Tales from the Trail

Washington Extra – Sticky situations

It is a natural instinct to review one’s own situation when a friend or neighbor is hit by a crisis.

NUCLEAR-USA/So the risk of a nuclear disaster in Japan after the earthquake and tsunami prompted the United States to look inward. The upshot is that President Barack Obama is committed to nuclear power, and “it remains a part of the president’s overall energy plan,” White House spokesman Jay Carney said.

The administration is not going to switch gears on nuclear policy while a crisis unfolds, so that type of statement is to be expected while it assesses the situation.

Nuclear Regulatory Commission Chairman Greg Jaczko saw a “very low probability” of any harmful radiation levels reaching the United States from Japan.

On the other side of the world, Saudi Arabia grew alarmed by anti-government protests in neighboring Bahrain and decided to offer some kingdom-to-kingdom support by sending 1,000 troops to militarily enforce peace.

Washington Extra – Revolutionary wrath

Revolutionaries have a tough time dealing with revolutions.

LIBYA-USA/When Muammar Gaddafi took power in Libya in 1969, he was not yet 30. Today he faces an uprising from youthful protesters who want him gone. His response: You deserve the death penalty. So far it appears about 300 have been killed in the protests.

The United States has little leverage with Libya — the countries have not been on the friendliest of terms for most of Gaddafi’s rule.

So the administration is left issuing words like Secretary of State Hillary Clinton’s repetition that Libya immediately stop “this unacceptable bloodshed.” Is that enough? Others are calling for sanctions to military intervention.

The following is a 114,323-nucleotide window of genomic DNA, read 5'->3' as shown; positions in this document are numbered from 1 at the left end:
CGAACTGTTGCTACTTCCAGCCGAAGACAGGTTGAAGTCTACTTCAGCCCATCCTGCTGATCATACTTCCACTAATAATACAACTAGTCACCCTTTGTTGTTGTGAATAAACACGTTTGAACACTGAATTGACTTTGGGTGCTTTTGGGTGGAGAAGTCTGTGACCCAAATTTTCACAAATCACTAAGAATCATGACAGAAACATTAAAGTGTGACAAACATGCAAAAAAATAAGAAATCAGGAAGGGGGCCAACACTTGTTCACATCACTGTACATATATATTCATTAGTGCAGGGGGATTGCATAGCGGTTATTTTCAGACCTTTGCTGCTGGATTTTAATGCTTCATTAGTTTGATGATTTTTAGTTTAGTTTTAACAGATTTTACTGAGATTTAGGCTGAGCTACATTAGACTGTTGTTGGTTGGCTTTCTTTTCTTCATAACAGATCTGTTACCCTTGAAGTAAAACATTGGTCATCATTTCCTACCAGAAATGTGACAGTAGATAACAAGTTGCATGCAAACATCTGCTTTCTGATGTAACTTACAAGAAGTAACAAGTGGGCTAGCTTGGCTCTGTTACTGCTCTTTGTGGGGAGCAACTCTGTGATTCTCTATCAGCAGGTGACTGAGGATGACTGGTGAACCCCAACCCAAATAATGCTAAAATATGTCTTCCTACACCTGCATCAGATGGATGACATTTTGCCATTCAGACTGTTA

Arizona law galvanizes U.S. Latinos

IMMIGRATION-USA/ARIZONAThe swastika made of refried beans smeared onto the glass doors of the Arizona State Capitol this week captured the anger of Hispanics at the law authorizing local police to question anyone reasonably suspected of being in the United States illegally. The controvesial law, which critics say is a mandate for racial profiling, has galvanized the country’s largest minority that is expected to turn out in large numbers at planned rallies in more than 70 U.S. cities.

Hispanics were disappointed that President Barack Obama failed to deliver on his campaign promise to overhaul the immigration system in his first year in office. The Pew Research Center says 76 percent of the estimated 11.9 million illegal immigrants in the United States are Hispanics. The Latino community sees the undocumented immigrants as contributing with their labor to the growth of the U.S. economy and deserve the right to be legal residents.

The Arizona measure was criticized by other minorities. “This law is un-American as it unjustly targets communities of color, in particular immigrant communities, which have been critical to the economic growth of our country throughout its history,” said Michael Honda, chairman of the Congressional Asian Pacific American Caucus.

Protests against Obama: race or policy?

Former President Jimmy Carter said out loud what Democrats had been whispering for a while, that the protests against the country’s first black president are tinged with racism.

USA-POLITICS/Carter’s forceful words threw the issue into the forefront of public debate.

“I think an overwhelming portion of the intensely demonstrated animosity toward President Barack Obama is based on the fact that he is a black man, that he’s African American,” Carter said in an interview on NBC.

Inside the Tent: Twin Cities residents on protests and security

The Twin Cities have been the scene of sometimes violent protests and a heavy security presence during the Republican National Convention. Kelly Nuxoll of Huffington Post’s Off the Bus talked to two residents about what they think and how they’ve been affected.

Jonathan Hunter, St. Paul

“This is not the world I live in.”

Rick Engman, Minneapolis

“I don’t mind a non-violent protest,¬† but when people start threatening other people’s freedom of speech like the Republican¬†National Convention’s meeting … then there’s a problem.”

Inside the Tent has more than 40 delegates and other attendees in Denver and St. Paul, equipped with video cameras to capture the conventions from the ground up. Nuxoll is not a Reuters employee and any opinions expressed are her own.